A new study says that parents, who are worried that their kids are spending a lot of time on social networking sites, can relax as this does not affect academic performance.
The research team from the University of New Hampshire finds that students who heavily engage in social networking do just as well academically as students who are less interested in keeping in touch with the medium.
"The study indicates that social media is being integrated with rather than interfering with students' academic lives," said UNH adjunct professor Chuck Martin, whose marketing research class conducted the study.
"College students have grown up with social networks, and the study shows they are now simply part of how students interact with each other with no apparent impact on grades," Martin added.
The survey involving 1,127 UNH students found no correlation between the amount of time students spend using social media and their grades.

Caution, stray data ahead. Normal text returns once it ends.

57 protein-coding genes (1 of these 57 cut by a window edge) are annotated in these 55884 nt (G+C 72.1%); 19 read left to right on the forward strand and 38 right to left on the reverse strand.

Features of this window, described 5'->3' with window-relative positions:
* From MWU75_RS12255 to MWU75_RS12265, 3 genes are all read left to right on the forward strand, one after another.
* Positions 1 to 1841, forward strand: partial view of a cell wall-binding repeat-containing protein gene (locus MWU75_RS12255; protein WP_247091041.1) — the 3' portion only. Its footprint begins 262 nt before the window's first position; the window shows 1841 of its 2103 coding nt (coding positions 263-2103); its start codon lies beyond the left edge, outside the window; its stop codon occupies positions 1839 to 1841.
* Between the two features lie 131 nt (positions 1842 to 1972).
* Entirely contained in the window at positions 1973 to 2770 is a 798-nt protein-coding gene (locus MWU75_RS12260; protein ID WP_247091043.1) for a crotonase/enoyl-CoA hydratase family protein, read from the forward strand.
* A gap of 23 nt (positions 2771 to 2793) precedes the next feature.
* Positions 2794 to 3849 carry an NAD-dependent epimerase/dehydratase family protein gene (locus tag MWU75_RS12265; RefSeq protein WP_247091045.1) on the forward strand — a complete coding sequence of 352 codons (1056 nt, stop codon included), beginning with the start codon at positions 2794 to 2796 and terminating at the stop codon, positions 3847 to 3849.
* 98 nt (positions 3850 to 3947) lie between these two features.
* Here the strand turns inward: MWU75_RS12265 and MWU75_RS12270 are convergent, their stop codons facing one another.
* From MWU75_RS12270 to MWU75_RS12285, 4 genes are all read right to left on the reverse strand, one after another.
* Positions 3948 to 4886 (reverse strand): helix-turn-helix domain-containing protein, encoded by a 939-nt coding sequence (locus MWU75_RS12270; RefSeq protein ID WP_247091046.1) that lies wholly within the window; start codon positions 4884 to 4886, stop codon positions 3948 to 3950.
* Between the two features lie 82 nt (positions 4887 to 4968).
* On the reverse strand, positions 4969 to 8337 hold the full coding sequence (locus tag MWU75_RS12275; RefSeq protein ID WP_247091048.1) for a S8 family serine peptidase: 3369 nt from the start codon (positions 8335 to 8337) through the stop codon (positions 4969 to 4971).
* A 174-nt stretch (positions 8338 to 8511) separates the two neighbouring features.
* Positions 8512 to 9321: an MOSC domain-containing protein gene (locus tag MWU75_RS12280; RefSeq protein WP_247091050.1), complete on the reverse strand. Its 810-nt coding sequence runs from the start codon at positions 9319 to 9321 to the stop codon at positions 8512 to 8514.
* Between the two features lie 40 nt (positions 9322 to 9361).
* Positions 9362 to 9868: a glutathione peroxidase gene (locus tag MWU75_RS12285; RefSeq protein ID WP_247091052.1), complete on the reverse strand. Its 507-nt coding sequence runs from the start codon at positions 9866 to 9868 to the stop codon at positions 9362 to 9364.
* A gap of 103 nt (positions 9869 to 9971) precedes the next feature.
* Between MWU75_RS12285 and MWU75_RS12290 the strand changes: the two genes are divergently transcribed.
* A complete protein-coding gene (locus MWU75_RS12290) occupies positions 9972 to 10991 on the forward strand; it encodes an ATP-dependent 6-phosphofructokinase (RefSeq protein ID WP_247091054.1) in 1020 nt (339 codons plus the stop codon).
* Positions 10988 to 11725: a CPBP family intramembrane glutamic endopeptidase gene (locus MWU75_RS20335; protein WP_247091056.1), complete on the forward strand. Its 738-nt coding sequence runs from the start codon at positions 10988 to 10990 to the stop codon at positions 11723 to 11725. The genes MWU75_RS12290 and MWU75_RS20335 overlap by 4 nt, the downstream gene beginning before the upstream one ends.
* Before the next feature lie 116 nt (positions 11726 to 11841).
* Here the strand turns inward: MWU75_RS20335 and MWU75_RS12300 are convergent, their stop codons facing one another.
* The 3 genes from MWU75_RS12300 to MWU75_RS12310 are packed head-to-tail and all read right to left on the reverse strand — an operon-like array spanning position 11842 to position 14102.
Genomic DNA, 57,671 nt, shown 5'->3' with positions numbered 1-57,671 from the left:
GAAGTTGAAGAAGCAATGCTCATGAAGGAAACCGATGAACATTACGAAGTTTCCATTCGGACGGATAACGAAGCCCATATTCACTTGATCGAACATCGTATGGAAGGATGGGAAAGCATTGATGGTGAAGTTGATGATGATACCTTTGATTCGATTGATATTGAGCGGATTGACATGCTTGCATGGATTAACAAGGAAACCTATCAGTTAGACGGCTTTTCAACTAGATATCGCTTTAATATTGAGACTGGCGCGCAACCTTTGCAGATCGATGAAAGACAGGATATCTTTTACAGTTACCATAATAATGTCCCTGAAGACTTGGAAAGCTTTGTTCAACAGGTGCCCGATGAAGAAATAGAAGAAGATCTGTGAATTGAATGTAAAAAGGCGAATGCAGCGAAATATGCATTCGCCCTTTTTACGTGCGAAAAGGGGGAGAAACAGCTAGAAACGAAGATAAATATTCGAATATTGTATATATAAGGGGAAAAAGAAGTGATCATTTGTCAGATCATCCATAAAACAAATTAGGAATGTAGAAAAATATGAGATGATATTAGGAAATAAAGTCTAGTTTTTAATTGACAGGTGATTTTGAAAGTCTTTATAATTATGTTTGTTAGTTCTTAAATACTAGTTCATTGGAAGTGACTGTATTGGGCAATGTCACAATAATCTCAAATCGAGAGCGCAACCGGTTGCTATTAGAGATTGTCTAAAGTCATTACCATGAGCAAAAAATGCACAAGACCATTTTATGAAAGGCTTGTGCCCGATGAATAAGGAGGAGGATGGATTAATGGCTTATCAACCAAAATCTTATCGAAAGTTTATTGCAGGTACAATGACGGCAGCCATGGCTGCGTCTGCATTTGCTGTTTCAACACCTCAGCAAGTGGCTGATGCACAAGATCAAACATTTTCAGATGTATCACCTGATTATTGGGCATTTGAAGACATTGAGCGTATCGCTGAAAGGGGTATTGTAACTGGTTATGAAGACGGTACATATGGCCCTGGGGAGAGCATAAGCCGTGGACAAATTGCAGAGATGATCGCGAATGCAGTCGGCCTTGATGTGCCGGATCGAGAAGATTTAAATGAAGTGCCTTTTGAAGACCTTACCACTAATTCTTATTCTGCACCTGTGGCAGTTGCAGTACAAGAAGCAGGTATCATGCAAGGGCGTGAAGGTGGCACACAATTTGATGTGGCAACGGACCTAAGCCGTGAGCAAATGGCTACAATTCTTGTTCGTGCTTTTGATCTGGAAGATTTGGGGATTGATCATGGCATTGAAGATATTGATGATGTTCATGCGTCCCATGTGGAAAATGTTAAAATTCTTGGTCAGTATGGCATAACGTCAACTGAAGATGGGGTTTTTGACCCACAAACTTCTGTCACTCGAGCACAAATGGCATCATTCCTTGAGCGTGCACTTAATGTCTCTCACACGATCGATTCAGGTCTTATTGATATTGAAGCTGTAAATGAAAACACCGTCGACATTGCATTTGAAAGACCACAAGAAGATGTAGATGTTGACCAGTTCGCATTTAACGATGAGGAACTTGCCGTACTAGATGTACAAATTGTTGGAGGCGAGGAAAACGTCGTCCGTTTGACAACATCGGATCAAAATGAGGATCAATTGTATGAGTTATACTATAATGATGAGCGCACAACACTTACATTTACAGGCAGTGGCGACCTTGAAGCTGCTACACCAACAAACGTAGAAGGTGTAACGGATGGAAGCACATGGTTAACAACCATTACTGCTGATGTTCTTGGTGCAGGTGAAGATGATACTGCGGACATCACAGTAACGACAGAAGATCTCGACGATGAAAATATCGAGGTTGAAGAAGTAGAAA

Grades followed similar distributions for all colleges, with the majority of students having A's and B's.
Sixty-three percent of heavy users received high grades, compared to 65 percent of light users.
The researchers found similar results with lower grades. While 37 percent of heavy users of social media received what were defined as lower grades, 35 percent of light users received fell into that same category.
The study also showed that Facebook and YouTube are the most popular social media platforms with college students, with 96 percent of students saying they use Facebook and 84 percent saying they use YouTube.
Only 20 percent said they use blogs, 14 percent use Twitter, 12 percent use MySpace and 10 percent use LinkedIn.